Calcareous soils are alkaline, composed of calcium carbonate.
Certain California wines for which consumers and others pay higher prices than those of Bordeaux’s First Growths (Premiers Crus).
The above-ground parts of the vine, especially the shoots and leaves.
A range of viticulture techniques used to manipulate the vine canopy. This is done for vine shape, control the amount of sunlight and airflow to promote healthy grapes.
The thick cap of grape skins floating on top of the fermenting red wine.
The plastic or foil that covers the cork and part of the neck of a wine bottle.
The gas produced during fermentation which is responsible for the bubbles in sparkling wines.
Carbonic maceration is fermenting whole (uncrushed) grapes
To age wine for the purpose of improvement or storage. Cellaring may occur in any area which is cool (12-15° Celsius).
A wine shed, or other storage places above ground, used for storing casks, common in Bordeaux. Usually, different types of wine are kept in separate sheds.
Champagne is a sparkling wine made by the Méthode Champenoise. Sparkling wine may only be called Champagne if it comes from the Champagne region of France.
A piece of stemware having a long stem with a tall, narrow bowl on top.
A winemaking process where sugar is added to the must. This is often done when grapes have not ripened adequately.
The Charmat or bulk process is a method where sparkling wines receive their secondary fermentation in large tanks, rather than individual bottles as seen in Méthode Champenoise.
Generally, a winery in Bordeaux, although the term is sometimes used for wineries in other parts of the world, such as the Barossa Valley.
Describes rich, tannic wines that seem to be thick and full in the mouth. A positive quality in many red wines.
British name for Bordeaux wine. Is also a semi-generic term for red wine in a similar style to that of Bordeaux.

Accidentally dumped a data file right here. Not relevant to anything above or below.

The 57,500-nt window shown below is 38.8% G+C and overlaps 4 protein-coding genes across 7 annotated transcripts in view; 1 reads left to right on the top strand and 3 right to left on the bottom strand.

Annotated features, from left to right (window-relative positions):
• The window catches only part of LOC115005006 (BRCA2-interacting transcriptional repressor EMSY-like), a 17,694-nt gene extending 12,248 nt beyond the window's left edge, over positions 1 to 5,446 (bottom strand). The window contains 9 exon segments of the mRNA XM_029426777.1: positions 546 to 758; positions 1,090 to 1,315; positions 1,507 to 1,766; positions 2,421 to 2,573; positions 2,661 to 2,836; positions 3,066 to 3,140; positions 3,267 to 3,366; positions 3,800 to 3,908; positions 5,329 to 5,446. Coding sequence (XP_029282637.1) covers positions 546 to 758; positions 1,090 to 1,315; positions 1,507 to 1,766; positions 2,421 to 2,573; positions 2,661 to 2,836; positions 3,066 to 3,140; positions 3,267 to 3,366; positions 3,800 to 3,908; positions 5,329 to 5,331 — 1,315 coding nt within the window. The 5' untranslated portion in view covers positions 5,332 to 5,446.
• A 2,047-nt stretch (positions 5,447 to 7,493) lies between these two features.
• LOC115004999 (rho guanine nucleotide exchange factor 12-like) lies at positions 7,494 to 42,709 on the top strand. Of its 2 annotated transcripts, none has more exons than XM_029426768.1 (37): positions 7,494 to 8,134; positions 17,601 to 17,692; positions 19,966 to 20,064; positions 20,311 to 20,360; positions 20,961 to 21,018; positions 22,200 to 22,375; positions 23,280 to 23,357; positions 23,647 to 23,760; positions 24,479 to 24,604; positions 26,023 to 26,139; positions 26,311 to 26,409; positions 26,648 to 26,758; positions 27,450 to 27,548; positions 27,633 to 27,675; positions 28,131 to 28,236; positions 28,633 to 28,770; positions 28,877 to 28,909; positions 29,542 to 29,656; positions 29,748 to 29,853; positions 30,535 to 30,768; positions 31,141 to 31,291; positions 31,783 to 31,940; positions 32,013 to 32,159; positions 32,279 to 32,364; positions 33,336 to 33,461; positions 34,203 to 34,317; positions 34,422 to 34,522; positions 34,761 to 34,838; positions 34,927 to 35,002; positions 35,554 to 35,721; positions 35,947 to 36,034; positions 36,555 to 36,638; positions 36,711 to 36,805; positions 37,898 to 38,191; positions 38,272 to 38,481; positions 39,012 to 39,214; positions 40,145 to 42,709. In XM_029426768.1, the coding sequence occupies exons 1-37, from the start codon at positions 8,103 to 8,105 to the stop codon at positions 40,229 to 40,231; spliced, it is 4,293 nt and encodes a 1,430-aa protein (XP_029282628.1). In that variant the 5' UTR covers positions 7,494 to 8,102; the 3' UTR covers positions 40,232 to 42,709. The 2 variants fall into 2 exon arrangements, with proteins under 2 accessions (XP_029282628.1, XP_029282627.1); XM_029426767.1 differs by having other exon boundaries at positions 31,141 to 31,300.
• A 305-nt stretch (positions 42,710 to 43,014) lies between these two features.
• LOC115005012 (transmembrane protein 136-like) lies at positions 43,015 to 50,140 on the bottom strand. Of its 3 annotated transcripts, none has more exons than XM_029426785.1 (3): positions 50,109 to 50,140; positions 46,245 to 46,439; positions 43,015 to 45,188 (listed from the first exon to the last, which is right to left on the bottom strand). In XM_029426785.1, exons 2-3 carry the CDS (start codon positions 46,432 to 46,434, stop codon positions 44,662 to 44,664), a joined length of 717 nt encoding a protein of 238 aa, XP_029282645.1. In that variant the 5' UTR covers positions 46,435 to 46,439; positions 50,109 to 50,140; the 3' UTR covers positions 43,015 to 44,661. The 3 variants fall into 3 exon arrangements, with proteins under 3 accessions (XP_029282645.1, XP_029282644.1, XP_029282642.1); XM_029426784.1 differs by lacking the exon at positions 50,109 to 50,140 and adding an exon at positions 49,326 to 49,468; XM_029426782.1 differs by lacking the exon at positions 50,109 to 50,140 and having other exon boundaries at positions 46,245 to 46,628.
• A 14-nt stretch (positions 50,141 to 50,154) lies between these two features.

To make a wine clear through fining, filtration and refrigeration.
In Australia, wine bottled without a commercial label, usually sold cheaply in bulk quantities.
A grape clone is a propagated grapevine that is genetically identical to its mother plant.
A mixture of red and white sparkling wine that has high sugar content.
A winemaking process where wine is chilled to near freezing temperatures for several weeks to encourage the precipitation of tartrate crystals.
In wine, an extremely important indicator of quality and condition. Darker colors in whites usually indicate older wines, while red wines tend to turn a tawny, brick red color with age. Related wine term: Clarity.
A wine bottle stopper made from the thick outer bark of the cork oak tree.
A type of wine fault describing undesirable aromas and flavors in wine often attributed to mold growth on chlorine-bleached corks.
A wine with an off-flavor caused by trichloroanisole (TCA) in the cork. Generally described as moldy, it affects about 3% of wines worldwide.
A tool, comprising a pointed metallic helix attached to a handle, for drawing corks from bottles.
See: Fruit wine
Semi-sparkling wine; slightly effervescent. Also called frizzante.
French sparkling wine not made in Champagne region.
Sediment, generally potassium bitartrate, adheres to the inside of a wine bottle.
Wines for which committed buyers will pay large sums of money.
Another term for a grape variety.
A large vat used for fermentation.
The pressing, or a blending of several wines.